This etching is one of a series of powerful works the artist made on the subject of abortion. The prints were produced in an edition of seventeen; Tate owns one of two sets of artist’s copies of seven of them. In addition to the etchings, Rego made a number of drawings and paintings, including the large scale Triptych, 1998 (Marlborough Fine Art, London). Each of the images shows a young woman alone in a room either during or immediately after an abortion.
Rego made these images in response to a referendum on abortion that took place in her native Portugal on 28 June 1998. Portugal, a predominantly Catholic country, has restrictive laws on abortion, allowing it only in specific cases: danger to the life of the mother, incurable illness of the foetus or if the pregnancy was the result of rape. This conservative stance is historic, dating back to the criminalisation of abortion under President António de Oliveira Salazar, whose dictatorship ran from 1932-68. In 1998 a proposal to liberalise the law was approved by Parliament, allowing termination on demand up to ten weeks. A coalition backed by the Church demanded a referendum on the issue. Just under 32% of the population voted, and the proposed change was defeated by less than two percentage points, with 50.92% voting against. In effect, this result blocked the passage of the law (see Lisboa, pp.143-5). Rego was dismayed by the outcome, and galvanized to make work in response. She has said, ‘I got so angry because I’d seen it all in Portugal – the suffering that went on when abortion was totally illegal. It was mind-boggling’ (quoted in ‘Paula Rego interviewed by Edward King, February 2001’, Celestina’s House, p.11).
The women Rego depicts in the series are in domestic surroundings, suggesting that theirs are illegal backstreet abortions. Their bodies and faces are contorted in pain but the women remain stoic and strong, defiant in their right to choose to terminate their pregnancies regardless of whether the church and state approve. Rego emphasises the fact that each woman is alone, framing each one starkly and keeping additional visual information to a minimum. The focus of these images is the women’s physical and mental anguish. Rego avoids sensationalism by declining to display blood and gore. She said, ‘I tried to do it full frontal but I didn’t want to show ... anything to sicken, because people wouldn’t look at it then. And what you want to do is make people look ... make it agreeable, and in that way make people look at life’ (quoted in Celestina’s House, p.11). Her project was directly political and her intention from the outset was to exhibit these images in Portugal. Etchings, pastels and drawings on the subject were shown at the Fundação Calouste Gulbenkian in Lisbon in 1999 and images from the series have since been used to illustrate press articles about the issue of abortion.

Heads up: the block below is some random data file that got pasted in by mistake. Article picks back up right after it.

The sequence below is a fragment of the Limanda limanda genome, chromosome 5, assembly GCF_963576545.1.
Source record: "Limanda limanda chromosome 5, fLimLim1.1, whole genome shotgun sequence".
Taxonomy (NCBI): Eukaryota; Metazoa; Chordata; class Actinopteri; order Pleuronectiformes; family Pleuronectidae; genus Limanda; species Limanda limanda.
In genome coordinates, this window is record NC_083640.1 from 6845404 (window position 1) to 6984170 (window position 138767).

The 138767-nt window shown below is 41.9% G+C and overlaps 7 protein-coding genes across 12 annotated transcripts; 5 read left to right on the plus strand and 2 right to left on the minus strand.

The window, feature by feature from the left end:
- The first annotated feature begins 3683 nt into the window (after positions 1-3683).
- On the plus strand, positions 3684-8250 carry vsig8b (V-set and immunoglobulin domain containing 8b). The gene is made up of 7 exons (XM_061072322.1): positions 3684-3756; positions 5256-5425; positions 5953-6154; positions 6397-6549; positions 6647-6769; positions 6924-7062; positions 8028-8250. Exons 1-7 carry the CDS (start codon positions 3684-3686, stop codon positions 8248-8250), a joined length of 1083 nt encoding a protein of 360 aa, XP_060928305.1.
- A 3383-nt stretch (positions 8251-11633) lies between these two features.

This etching is a study after the middle panel of Triptych, 1998 and also relates closely to Untitled I, 1999 (Tate P20234). It shows a woman lying on a bed, her legs bent at the knees and parted. As in Untitled I, her dress is hitched up underneath her, revealing her sturdy thighs. In this image, however, the woman stares out of the picture, addressing the viewer directly with half-hooded, accusatory eyes. The image is a devastating inversion of the traditional reclining female nude. Lying on a bed with her legs spread, this woman is not an erotic object but a defiant subject. She keeps her clothes on, maintaining what dignity she can. Her unflinching gaze puts the viewer in the position of the man who, although partly responsible for the pregnancy, by virtue of his gender takes none of the physical burden of its termination. Her stare may also be meant for those who maintain the status quo by making abortion hard to procure legally and easy to dismiss morally.
Fiona Bradley and Edward King, Paula Rego: Celestina’s House, exhibition catalogue, Abbot Hall Art Gallery, Kendal, 2001, reproduced no.11 in colour.
Fiona Bradley, Paula Rego, London, 2002.
Maria Manuel Lisboa, Paula Rego’s Map of Memory: National and Sexual Politics, Burlington, Vermont, 2003.
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